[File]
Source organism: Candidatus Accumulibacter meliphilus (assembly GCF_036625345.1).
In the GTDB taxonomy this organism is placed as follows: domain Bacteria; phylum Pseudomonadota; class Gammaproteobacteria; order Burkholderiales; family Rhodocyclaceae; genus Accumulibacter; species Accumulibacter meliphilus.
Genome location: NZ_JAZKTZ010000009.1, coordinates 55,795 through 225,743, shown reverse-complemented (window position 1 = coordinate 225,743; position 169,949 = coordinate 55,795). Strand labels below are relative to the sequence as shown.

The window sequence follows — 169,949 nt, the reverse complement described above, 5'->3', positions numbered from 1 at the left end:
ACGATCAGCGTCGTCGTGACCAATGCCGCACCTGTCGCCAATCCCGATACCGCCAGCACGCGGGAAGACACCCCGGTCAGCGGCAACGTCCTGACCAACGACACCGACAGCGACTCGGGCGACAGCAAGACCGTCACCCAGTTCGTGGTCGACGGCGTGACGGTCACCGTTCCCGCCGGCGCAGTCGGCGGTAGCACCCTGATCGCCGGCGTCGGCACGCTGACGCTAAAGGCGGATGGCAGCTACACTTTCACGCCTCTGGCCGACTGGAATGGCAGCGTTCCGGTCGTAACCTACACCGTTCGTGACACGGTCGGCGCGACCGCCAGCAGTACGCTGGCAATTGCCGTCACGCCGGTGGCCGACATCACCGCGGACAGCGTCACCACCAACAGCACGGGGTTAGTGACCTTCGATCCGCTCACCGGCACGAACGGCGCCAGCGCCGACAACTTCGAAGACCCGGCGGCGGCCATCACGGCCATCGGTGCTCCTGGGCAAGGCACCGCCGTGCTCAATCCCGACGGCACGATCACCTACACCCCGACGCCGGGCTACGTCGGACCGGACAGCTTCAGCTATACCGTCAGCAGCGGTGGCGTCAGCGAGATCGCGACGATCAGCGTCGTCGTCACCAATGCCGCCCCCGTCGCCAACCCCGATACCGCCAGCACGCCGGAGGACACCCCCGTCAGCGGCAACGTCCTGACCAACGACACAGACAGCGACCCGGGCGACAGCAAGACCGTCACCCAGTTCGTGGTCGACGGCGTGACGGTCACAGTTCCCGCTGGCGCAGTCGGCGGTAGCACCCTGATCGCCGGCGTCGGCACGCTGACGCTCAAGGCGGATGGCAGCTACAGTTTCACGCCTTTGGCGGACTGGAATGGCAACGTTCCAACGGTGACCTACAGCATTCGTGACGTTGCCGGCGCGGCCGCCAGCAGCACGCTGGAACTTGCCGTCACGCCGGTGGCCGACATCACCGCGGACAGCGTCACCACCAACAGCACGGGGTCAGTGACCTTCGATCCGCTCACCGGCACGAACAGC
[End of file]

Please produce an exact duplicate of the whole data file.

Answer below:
Source organism: Candidatus Accumulibacter meliphilus (assembly GCF_036625345.1).
In the GTDB taxonomy this organism is placed as follows: domain Bacteria; phylum Pseudomonadota; class Gammaproteobacteria; order Burkholderiales; family Rhodocyclaceae; genus Accumulibacter; species Accumulibacter meliphilus.
Genome location: NZ_JAZKTZ010000009.1, coordinates 55,795 through 225,743, shown reverse-complemented (window position 1 = coordinate 225,743; position 169,949 = coordinate 55,795). Strand labels below are relative to the sequence as shown.

The window sequence follows — 169,949 nt, the reverse complement described above, 5'->3', positions numbered from 1 at the left end:
ACGATCAGCGTCGTCGTGACCAATGCCGCACCTGTCGCCAATCCCGATACCGCCAGCACGCGGGAAGACACCCCGGTCAGCGGCAACGTCCTGACCAACGACACCGACAGCGACTCGGGCGACAGCAAGACCGTCACCCAGTTCGTGGTCGACGGCGTGACGGTCACCGTTCCCGCCGGCGCAGTCGGCGGTAGCACCCTGATCGCCGGCGTCGGCACGCTGACGCTAAAGGCGGATGGCAGCTACACTTTCACGCCTCTGGCCGACTGGAATGGCAGCGTTCCGGTCGTAACCTACACCGTTCGTGACACGGTCGGCGCGACCGCCAGCAGTACGCTGGCAATTGCCGTCACGCCGGTGGCCGACATCACCGCGGACAGCGTCACCACCAACAGCACGGGGTTAGTGACCTTCGATCCGCTCACCGGCACGAACGGCGCCAGCGCCGACAACTTCGAAGACCCGGCGGCGGCCATCACGGCCATCGGTGCTCCTGGGCAAGGCACCGCCGTGCTCAATCCCGACGGCACGATCACCTACACCCCGACGCCGGGCTACGTCGGACCGGACAGCTTCAGCTATACCGTCAGCAGCGGTGGCGTCAGCGAGATCGCGACGATCAGCGTCGTCGTCACCAATGCCGCCCCCGTCGCCAACCCCGATACCGCCAGCACGCCGGAGGACACCCCCGTCAGCGGCAACGTCCTGACCAACGACACAGACAGCGACCCGGGCGACAGCAAGACCGTCACCCAGTTCGTGGTCGACGGCGTGACGGTCACAGTTCCCGCTGGCGCAGTCGGCGGTAGCACCCTGATCGCCGGCGTCGGCACGCTGACGCTCAAGGCGGATGGCAGCTACAGTTTCACGCCTTTGGCGGACTGGAATGGCAACGTTCCAACGGTGACCTACAGCATTCGTGACGTTGCCGGCGCGGCCGCCAGCAGCACGCTGGAACTTGCCGTCACGCCGGTGGCCGACATCACCGCGGACAGCGTCACCACCAACAGCACGGGGTCAGTGACCTTCGATCCGCTCACCGGCACGAACAGC